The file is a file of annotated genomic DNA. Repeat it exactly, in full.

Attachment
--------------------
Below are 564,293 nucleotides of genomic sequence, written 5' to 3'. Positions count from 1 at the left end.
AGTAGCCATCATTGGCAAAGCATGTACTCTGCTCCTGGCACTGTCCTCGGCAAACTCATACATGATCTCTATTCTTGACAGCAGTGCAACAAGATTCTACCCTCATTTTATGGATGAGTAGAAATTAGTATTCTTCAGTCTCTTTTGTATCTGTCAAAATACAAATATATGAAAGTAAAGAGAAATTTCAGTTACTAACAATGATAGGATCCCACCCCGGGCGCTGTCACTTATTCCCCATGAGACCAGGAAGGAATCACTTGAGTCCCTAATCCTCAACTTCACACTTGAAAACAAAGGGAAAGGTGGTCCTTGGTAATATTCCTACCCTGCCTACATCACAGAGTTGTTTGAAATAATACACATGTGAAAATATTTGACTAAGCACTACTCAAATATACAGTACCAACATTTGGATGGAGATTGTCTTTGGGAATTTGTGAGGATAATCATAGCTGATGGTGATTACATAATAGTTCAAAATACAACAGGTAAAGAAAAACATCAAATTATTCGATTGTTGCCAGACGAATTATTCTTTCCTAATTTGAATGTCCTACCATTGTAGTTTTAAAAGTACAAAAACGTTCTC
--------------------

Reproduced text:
Below are 564,293 nucleotides of genomic sequence, written 5' to 3'. Positions count from 1 at the left end.
AGTAGCCATCATTGGCAAAGCATGTACTCTGCTCCTGGCACTGTCCTCGGCAAACTCATACATGATCTCTATTCTTGACAGCAGTGCAACAAGATTCTACCCTCATTTTATGGATGAGTAGAAATTAGTATTCTTCAGTCTCTTTTGTATCTGTCAAAATACAAATATATGAAAGTAAAGAGAAATTTCAGTTACTAACAATGATAGGATCCCACCCCGGGCGCTGTCACTTATTCCCCATGAGACCAGGAAGGAATCACTTGAGTCCCTAATCCTCAACTTCACACTTGAAAACAAAGGGAAAGGTGGTCCTTGGTAATATTCCTACCCTGCCTACATCACAGAGTTGTTTGAAATAATACACATGTGAAAATATTTGACTAAGCACTACTCAAATATACAGTACCAACATTTGGATGGAGATTGTCTTTGGGAATTTGTGAGGATAATCATAGCTGATGGTGATTACATAATAGTTCAAAATACAACAGGTAAAGAAAAACATCAAATTATTCGATTGTTGCCAGACGAATTATTCTTTCCTAATTTGAATGTCCTACCATTGTAGTTTTAAAAGTACAAAAACGTTCTC